Bankruptcy judge to decide who owns rides at Kentucky Kingdom
By Connie Leonard - bio | email Posted by Charles Gazaway - email
LOUISVILLE, KY (WAVE) - A battle is brewing in a District of Delaware bankruptcy court to determine who really owns the rides at Kentucky Kingdom. Although it may seem to be an open and shut case in favor of Six Flags and its property, a local bankruptcy attorney says Kentucky law could provide some help for the state.
The rides at Kentucky Kingdom now rest in the hands of a bankruptcy judge. Even though it appears Six Flags America can claim the rides as personal property, Louisville bankruptcy attorney David Cantor says the state may have a shot.
"They're saying, that's now ours, it's not yours," said Cantor.
Because the rides are in the Commonwealth, the judge must look at Kentucky law and what constitutes real estate. State officials argue the rides are attached to their real estate and have become a fixture.
"It's like your house is on a permanent foundation and therefore, it becomes part of the real estate," Cantor explained.
Second and possibly most important, state officials claim the lease itself states if Six Flags terminates the contract with the Kentucky Fair Board, the landlord will own all the rides. So that leads one to ask why a theme park would agree to give up its rides in a lease.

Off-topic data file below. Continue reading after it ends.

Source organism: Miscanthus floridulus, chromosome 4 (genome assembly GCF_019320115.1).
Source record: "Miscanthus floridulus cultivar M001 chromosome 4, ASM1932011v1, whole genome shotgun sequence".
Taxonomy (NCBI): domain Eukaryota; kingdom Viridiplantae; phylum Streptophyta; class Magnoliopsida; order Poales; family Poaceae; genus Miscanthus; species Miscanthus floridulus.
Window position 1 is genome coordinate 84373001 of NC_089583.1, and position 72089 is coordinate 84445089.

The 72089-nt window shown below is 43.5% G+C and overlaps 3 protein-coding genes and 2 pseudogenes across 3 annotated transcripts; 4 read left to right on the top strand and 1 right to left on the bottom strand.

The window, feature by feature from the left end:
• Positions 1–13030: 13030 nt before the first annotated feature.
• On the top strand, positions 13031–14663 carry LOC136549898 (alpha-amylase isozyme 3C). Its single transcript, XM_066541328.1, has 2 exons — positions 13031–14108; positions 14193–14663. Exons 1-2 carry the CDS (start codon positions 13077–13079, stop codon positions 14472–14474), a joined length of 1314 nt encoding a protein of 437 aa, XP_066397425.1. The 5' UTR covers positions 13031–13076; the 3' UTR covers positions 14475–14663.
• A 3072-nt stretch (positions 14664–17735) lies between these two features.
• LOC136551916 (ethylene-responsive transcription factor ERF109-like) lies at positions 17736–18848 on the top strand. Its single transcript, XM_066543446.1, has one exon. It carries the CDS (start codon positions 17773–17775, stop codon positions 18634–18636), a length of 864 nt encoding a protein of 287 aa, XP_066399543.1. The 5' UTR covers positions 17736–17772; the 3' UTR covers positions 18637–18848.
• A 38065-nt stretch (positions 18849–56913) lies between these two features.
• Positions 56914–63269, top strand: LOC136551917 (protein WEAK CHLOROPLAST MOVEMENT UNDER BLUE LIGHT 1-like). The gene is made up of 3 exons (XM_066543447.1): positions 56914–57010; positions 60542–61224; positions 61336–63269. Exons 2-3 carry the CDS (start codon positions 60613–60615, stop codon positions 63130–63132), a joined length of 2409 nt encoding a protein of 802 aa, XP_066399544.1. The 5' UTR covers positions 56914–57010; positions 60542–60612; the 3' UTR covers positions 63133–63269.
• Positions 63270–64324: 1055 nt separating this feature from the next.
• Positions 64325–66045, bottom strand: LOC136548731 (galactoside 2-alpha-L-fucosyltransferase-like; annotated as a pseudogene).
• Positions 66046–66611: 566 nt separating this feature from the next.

"These are long term leases and one would expect that the life of these rides is 15 to 20 years at the most," Cantor said.
According to Cantor, Kentucky officials may also have merit if they can prove their claim that Six Flags mislead the Kentucky State Fair Board. One of those claims by the Fair Board is that Six Flags had a scheme to remove the Chang roller coaster from the park to provided needed space to improve and expand the water park. Although the roller coaster was removed, there were no improvements made to the water park and the Fair Board says Six Flags never had any intentions to do so.
But Cantor says with the removal of Chang, Six Flags proved the rides can be easily removed, which would make them personal property. Cantor says it is very possible both sides have a decent case.
"I'm sure the bankruptcy judge will be confronted with issues that he or she has never seen before," said Cantor.
Fair Board officials have stated that other companies have shown an interest in taking over Kentucky Kingdom. The two sides will be back in court on the matter in April.
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